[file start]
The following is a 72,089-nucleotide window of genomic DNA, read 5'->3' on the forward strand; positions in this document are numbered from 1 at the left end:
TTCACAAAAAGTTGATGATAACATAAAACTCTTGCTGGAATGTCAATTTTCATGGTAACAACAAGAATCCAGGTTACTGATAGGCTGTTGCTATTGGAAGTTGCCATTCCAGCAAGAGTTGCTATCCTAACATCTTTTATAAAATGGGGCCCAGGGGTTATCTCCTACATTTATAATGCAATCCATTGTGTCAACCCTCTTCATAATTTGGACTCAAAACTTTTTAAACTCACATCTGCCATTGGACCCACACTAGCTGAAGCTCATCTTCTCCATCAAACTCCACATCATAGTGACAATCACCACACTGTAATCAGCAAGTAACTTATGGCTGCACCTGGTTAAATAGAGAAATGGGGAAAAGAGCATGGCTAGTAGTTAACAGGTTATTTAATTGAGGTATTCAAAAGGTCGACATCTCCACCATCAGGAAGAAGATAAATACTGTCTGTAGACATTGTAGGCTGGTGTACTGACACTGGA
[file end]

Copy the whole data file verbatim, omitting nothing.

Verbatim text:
The following is a 72,089-nucleotide window of genomic DNA, read 5'->3' on the forward strand; positions in this document are numbered from 1 at the left end:
TTCACAAAAAGTTGATGATAACATAAAACTCTTGCTGGAATGTCAATTTTCATGGTAACAACAAGAATCCAGGTTACTGATAGGCTGTTGCTATTGGAAGTTGCCATTCCAGCAAGAGTTGCTATCCTAACATCTTTTATAAAATGGGGCCCAGGGGTTATCTCCTACATTTATAATGCAATCCATTGTGTCAACCCTCTTCATAATTTGGACTCAAAACTTTTTAAACTCACATCTGCCATTGGACCCACACTAGCTGAAGCTCATCTTCTCCATCAAACTCCACATCATAGTGACAATCACCACACTGTAATCAGCAAGTAACTTATGGCTGCACCTGGTTAAATAGAGAAATGGGGAAAAGAGCATGGCTAGTAGTTAACAGGTTATTTAATTGAGGTATTCAAAAGGTCGACATCTCCACCATCAGGAAGAAGATAAATACTGTCTGTAGACATTGTAGGCTGGTGTACTGACACTGGA